Return to Dragon Mountain: Memories of a Late Ming Man by Jonathan D. Spence
A Life of Picasso: The Triumphant Years, 1917–1932 by John Richardson
Shadow of the Silk Road by Colin Thubron
Gustav Klimt: The Ronald S. Lauder and Serge Sabarsky Collections Catalog of the exhibition edited by Renée Price, with contributions by Ronald S. Lauder and others.
When a Crocodile Eats the Sun: A Memoir of Africa by Peter Godwin
Notebooks by Tennessee Williams, edited by Margaret Bradham Thornton
The Deep: The Extraordinary Creatures of the Abyss by Claire Nouvian
The Silent Deep: The Discovery, Ecology and Conservation of the Deep Sea by Tony Koslow
The Roman Triumph by Mary Beard
The Nine: Inside the Secret World of the Supreme Court by Jeffrey Toobin
The Journal of Joyce Carol Oates, 1973–1982 edited by Greg Johnson
The Gravedigger’s Daughter by Joyce Carol Oates
The Museum of Dr. Moses: Tales of Mystery and Suspense by Joyce Carol Oates
Joyce Carol Oates: Conversations, 1970–2006 edited by Greg Johnson
Fatal Purity: Robespierre and the French Revolution by Ruth Scurr
Boone: A Biography by Robert Morgan
Our Savage Neighbors: How Indian War Transformed Early America by Peter Silver
Daniel Boone: His Own Story by Daniel Boone
The Life of Daniel Boone by Lyman C. Draper, edited by Ted Franklin Belue
My Father, Daniel Boone: The Draper Interviews with Nathan Boone edited by Neal O. Hammon
A Sketch of the Life and Character of Daniel Boone by Peter Houston, edited by Ted Franklin Belue
The Strange Attractor: New and Selected Poems by Robert Morgan
The Mountains Won’t Remember Us and Other Stories by Robert Morgan
The Abstract Wild by Jack Turner
The Wages of Destruction: The Making and Breaking of the Nazi Economy by Adam Tooze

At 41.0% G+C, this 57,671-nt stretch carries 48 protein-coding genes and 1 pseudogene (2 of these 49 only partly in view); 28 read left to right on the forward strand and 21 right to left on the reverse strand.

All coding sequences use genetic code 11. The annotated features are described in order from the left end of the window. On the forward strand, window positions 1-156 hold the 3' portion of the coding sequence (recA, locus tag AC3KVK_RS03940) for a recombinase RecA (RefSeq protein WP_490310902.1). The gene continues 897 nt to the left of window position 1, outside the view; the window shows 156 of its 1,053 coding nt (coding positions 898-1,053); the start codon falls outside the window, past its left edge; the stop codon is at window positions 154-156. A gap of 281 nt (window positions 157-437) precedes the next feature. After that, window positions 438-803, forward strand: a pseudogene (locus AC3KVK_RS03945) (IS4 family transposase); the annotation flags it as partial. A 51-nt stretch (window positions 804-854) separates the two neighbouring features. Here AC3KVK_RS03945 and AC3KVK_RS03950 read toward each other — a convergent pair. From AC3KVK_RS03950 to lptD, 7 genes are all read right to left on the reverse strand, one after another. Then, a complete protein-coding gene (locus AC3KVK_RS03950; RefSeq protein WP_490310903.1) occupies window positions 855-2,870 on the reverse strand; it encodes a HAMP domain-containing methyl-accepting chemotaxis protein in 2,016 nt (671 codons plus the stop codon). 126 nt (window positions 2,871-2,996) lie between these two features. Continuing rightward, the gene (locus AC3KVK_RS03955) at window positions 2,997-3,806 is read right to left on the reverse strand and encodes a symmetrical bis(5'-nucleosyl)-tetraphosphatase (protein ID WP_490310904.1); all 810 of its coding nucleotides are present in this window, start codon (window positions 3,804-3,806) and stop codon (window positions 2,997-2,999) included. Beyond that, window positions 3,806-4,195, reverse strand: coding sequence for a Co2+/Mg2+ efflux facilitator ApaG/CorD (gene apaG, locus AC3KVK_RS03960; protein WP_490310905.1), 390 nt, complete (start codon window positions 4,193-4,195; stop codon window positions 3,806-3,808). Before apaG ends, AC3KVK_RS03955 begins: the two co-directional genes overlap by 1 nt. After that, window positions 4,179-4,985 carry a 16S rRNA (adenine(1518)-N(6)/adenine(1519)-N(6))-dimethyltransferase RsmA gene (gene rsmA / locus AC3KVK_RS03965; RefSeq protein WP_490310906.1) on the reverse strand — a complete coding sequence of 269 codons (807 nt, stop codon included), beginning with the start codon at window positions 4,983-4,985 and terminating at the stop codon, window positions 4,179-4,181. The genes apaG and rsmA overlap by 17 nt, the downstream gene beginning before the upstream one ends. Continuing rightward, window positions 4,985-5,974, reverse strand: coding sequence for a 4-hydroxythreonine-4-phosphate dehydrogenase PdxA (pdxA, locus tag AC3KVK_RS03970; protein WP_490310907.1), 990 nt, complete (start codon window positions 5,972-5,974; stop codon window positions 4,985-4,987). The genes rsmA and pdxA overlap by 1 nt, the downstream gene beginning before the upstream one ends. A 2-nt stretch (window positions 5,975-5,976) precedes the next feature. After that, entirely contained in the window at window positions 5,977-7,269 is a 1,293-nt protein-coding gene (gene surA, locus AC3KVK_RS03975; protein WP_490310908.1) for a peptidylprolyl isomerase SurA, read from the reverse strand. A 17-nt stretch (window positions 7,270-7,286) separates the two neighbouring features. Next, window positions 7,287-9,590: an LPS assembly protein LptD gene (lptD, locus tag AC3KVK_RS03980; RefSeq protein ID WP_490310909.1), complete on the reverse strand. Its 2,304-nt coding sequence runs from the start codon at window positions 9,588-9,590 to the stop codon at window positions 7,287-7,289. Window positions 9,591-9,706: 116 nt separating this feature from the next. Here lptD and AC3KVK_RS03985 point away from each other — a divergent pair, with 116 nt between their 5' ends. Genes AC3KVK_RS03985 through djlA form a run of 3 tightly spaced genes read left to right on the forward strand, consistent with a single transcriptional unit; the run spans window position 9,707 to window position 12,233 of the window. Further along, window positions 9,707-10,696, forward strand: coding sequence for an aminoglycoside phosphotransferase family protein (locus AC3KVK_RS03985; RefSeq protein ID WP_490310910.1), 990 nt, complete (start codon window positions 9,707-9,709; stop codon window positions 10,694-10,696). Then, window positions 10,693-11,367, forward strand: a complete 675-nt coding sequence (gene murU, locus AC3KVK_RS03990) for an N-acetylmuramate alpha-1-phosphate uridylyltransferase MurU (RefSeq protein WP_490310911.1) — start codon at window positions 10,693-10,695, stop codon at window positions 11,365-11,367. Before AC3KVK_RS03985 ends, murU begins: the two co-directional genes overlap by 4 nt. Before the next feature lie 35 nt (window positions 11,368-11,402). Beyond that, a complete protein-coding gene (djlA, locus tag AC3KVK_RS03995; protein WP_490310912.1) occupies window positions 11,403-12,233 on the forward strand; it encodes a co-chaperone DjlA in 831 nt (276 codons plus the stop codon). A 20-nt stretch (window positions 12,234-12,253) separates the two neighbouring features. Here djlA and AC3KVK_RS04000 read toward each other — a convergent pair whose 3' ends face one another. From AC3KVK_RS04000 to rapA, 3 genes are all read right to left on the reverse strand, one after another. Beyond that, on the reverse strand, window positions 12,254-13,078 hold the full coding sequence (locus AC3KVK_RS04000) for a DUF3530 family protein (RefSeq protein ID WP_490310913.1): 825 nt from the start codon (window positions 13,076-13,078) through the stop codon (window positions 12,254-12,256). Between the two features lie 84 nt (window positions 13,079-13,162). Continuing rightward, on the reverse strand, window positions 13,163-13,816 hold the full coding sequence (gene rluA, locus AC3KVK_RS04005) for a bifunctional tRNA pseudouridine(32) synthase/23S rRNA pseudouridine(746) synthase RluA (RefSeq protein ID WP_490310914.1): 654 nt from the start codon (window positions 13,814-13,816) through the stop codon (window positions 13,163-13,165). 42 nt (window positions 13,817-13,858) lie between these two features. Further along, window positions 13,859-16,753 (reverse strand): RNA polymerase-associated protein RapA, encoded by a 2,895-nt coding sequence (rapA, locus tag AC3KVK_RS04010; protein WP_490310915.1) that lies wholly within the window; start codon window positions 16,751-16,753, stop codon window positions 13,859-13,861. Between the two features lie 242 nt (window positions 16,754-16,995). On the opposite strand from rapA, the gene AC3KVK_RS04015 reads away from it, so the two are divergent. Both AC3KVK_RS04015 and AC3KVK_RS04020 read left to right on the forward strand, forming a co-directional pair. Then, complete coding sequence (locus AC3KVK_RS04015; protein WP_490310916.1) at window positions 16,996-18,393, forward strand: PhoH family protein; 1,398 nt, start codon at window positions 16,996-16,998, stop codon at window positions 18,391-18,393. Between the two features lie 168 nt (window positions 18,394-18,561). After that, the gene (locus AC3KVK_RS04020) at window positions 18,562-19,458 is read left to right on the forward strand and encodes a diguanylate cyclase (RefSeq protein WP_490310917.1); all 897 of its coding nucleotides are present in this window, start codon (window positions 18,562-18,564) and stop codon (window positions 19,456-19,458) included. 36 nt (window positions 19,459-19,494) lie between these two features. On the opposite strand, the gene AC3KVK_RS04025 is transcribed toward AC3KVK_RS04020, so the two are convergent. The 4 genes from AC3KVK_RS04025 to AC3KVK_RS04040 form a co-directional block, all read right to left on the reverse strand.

The Last Chicken in America: A Novel in Stories by Ellen Litman
One Bullet Away: The Making of a Marine Officer by Nathaniel Fick
Generation Kill: Devil Dogs, Iceman, Captain America, and the New Face of American War by Evan Wright
House to House: An Epic Memoir of War by David Bellavia, with John R. Bruning
Chasing Ghosts: Failures and Facades in Iraq: A Soldier’s Perspective by Paul Rieckhoff
Love My Rifle More Than You: Young and Female in the US Army by Kayla Williams, with Michael E. Staub
Cobra II: The Inside Story of the Invasion and Occupation of Iraq by Michael R. Gordon and Bernard E. Trainor
Just Before (poem)
Simon Leys is the pen name of the literary critic, essayist, historical novelist, and eminent sinologist Pierre Ryckmans. Born in Belgium in 1935, he settled in Australia in 1970 and was a professor of Chinese studies at the University of Sydney from 1987 to 1993. His works include Chinese Shadows (1977), The Death of Napoleon (1991), a new translation of the Analects of Confucius (1997), and The Angel and the Octopus (1999). A fellow of the Australian Academy of Humanities and a member of the Académie Royale de Littérature Française (Belgium), he was awarded the Prix mondial Cino del Duca in 2004.
Jason Epstein launched the trade paperback format in the US in 1952 as a young editor at Doubleday. In 1963 he was a founder of The New York Review and in 1979 cofounder with the late Edmund Wilson of the Library of America. In 2007 he cofounded On Demand Books. Among his many awards are the National Book Award Medal for Distinguished Contribution to American Letters, the Lifetime Achievement Award of the National Book Critics Circle, and the Curtis Benjamin Award given by the American Association of Publishers for enriching the world of books. (February 2011)
Andrew Butterfield is President of Andrew Butterfield Fine Arts. His books include The Sculptures of Andrea del Verrocchio and Body and Soul: Masterpieces of Italian Renaissance and Baroque Sculpture. (December 2012)
Christian Caryl is a Senior Fellow at the Legatum Institute and the Editor of Foreign Policy’s Democracy Lab website. His book Strange Rebels: 1979 and the Birth of the 21st Century was published in April 2013.